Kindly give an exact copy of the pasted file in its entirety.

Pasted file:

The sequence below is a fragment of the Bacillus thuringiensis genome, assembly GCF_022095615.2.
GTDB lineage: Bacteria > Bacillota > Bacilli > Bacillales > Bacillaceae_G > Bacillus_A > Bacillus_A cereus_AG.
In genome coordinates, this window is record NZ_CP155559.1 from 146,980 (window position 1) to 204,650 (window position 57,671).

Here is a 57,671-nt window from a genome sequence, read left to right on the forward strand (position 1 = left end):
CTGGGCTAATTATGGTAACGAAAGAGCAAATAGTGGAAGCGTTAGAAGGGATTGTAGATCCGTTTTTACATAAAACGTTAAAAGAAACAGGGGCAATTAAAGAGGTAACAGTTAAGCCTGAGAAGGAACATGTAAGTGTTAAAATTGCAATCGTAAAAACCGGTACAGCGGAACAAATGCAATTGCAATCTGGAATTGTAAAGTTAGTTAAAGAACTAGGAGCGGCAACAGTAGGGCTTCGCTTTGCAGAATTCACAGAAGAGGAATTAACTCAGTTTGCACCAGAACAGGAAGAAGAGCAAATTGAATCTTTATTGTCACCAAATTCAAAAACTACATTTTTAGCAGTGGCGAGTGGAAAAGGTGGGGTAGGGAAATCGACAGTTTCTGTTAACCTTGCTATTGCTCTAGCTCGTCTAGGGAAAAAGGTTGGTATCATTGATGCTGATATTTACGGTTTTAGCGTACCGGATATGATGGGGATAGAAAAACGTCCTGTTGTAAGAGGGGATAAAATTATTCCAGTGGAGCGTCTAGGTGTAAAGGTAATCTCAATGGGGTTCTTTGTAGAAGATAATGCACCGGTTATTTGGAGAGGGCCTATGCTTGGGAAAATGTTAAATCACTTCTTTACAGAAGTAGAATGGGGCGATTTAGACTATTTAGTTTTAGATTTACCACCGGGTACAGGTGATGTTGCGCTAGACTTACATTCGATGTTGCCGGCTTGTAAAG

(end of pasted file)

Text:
The sequence below is a fragment of the Bacillus thuringiensis genome, assembly GCF_022095615.2.
GTDB lineage: Bacteria > Bacillota > Bacilli > Bacillales > Bacillaceae_G > Bacillus_A > Bacillus_A cereus_AG.
In genome coordinates, this window is record NZ_CP155559.1 from 146,980 (window position 1) to 204,650 (window position 57,671).

Here is a 57,671-nt window from a genome sequence, read left to right on the forward strand (position 1 = left end):
CTGGGCTAATTATGGTAACGAAAGAGCAAATAGTGGAAGCGTTAGAAGGGATTGTAGATCCGTTTTTACATAAAACGTTAAAAGAAACAGGGGCAATTAAAGAGGTAACAGTTAAGCCTGAGAAGGAACATGTAAGTGTTAAAATTGCAATCGTAAAAACCGGTACAGCGGAACAAATGCAATTGCAATCTGGAATTGTAAAGTTAGTTAAAGAACTAGGAGCGGCAACAGTAGGGCTTCGCTTTGCAGAATTCACAGAAGAGGAATTAACTCAGTTTGCACCAGAACAGGAAGAAGAGCAAATTGAATCTTTATTGTCACCAAATTCAAAAACTACATTTTTAGCAGTGGCGAGTGGAAAAGGTGGGGTAGGGAAATCGACAGTTTCTGTTAACCTTGCTATTGCTCTAGCTCGTCTAGGGAAAAAGGTTGGTATCATTGATGCTGATATTTACGGTTTTAGCGTACCGGATATGATGGGGATAGAAAAACGTCCTGTTGTAAGAGGGGATAAAATTATTCCAGTGGAGCGTCTAGGTGTAAAGGTAATCTCAATGGGGTTCTTTGTAGAAGATAATGCACCGGTTATTTGGAGAGGGCCTATGCTTGGGAAAATGTTAAATCACTTCTTTACAGAAGTAGAATGGGGCGATTTAGACTATTTAGTTTTAGATTTACCACCGGGTACAGGTGATGTTGCGCTAGACTTACATTCGATGTTGCCGGCTTGTAAAG